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• Known as “Black Truffle of Sushi Cuisine” or “Fois Gras of the Sea”
• Low-fat, low cholesterol, and high protein
• Pre-cooked, sealed, and flash-frozen for convenience
Monkfish liver is often considered the ‘black truffle’ of gourmet sushi cuisine or ‘foie gras of the sea’. With a lobster-like flavor and a texture of pate, Ankimo can warm up your sushi feast as an appetizer, starring entree, or an exciting twist to miso soup. This highly regarded Japanese delicacy is not to be missed!
Looking for a low-fat, low cholesterol, high protein food? Ankimo fits the bill. Sushi newbies will appreciate that this delicacy (‘chinmi’ in Japan) is steamed, not raw. Try this smashing culinary delight with smoked duck breast and dark chocolate on a croistini. Your taste buds will be blown away!
Monkfish, or ‘ankon’ in Japanese, is wild caught in the U.S. Atlantic Ocean, from to 3 to 200 miles off shore. Within 4 years, monkfish reaches maturity at over 3 feet long. Also known as “allmouth,” its large mouth enables preying on fish near its own size. The coveted monkfish liver is a third as long as the fish, weighing about one pound.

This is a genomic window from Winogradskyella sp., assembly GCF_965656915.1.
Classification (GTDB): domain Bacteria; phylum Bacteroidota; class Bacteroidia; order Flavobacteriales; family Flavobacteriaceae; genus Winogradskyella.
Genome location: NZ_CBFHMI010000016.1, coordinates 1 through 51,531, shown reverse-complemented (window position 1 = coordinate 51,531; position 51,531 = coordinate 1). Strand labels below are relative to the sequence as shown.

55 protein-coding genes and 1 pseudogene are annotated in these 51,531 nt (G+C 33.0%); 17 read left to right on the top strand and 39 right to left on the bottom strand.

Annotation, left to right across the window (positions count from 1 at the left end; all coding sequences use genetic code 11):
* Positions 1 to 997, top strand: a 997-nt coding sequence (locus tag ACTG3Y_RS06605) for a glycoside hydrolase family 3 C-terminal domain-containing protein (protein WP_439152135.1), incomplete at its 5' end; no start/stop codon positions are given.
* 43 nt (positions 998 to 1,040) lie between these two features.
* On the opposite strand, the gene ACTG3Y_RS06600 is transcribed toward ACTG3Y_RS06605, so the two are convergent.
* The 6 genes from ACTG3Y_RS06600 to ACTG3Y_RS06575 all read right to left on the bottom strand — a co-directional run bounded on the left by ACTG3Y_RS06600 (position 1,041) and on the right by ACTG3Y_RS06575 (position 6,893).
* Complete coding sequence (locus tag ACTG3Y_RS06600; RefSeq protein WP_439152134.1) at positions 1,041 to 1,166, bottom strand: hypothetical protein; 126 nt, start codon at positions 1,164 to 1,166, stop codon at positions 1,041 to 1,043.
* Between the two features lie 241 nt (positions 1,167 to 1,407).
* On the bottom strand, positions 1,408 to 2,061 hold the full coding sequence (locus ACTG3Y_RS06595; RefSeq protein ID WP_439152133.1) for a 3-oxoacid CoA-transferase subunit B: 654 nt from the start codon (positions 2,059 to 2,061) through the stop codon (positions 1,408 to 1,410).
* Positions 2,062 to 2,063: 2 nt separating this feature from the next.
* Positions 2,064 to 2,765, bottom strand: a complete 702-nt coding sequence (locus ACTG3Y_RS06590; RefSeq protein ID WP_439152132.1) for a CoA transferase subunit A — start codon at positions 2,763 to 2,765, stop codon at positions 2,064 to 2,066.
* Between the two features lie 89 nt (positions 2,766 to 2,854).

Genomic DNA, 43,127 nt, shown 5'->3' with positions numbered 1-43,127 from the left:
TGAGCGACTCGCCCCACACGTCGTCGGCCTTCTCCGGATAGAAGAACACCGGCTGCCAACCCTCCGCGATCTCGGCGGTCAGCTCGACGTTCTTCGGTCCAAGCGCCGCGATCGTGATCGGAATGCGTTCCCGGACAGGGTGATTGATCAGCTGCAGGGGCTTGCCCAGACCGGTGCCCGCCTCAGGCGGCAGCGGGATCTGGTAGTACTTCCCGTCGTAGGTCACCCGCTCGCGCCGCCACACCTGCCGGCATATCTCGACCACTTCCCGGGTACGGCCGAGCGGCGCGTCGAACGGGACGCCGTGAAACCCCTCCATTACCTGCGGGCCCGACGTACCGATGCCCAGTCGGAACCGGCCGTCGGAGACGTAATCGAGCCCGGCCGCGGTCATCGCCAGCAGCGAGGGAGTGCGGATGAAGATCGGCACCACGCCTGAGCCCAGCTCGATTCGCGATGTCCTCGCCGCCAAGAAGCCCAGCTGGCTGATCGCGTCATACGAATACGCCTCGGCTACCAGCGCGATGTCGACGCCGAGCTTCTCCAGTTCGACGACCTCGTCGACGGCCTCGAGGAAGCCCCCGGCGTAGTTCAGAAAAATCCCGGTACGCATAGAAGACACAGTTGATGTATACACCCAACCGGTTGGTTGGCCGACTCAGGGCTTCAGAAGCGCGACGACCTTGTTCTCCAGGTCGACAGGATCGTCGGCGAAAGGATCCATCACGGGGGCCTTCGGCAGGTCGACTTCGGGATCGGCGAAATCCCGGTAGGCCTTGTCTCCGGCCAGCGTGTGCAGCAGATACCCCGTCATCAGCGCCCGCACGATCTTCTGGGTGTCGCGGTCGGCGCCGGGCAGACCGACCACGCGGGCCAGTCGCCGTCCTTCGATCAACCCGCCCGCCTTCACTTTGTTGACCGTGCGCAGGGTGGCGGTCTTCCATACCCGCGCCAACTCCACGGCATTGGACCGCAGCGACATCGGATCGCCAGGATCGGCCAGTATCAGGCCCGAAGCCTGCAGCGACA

Monkfish’s fearsome appearance resembles a legendary sea monster in miniature. Years ago, fishers of cod and scallop discarded it as inedible. Liver and tail of monkfish now command a high price, rivaling lobster. Upon harvesting, the liver is rubbed with salt, rinsed with sake, and cooked with steam.
SushiNut recommends slicing Ankimo into rounds and serving with chili daikon root, shaved scallion and citrus flavored soy sauce. Imitate Sushi Chef Jason Kim’s specialty dish: layer the battered, deep fried liver with finely chopped Hamachi and Maguro. Serve with rice vinegar, citrus soy sauce, and a garnish of sautéed shiso leaves for a truly magical experience.
SushiNut’s Monkfish Liver is precooked, sealed and flash-frozen for convenience. For a simple appetizer, thaw and slice your Ankimo into rounds and garnish.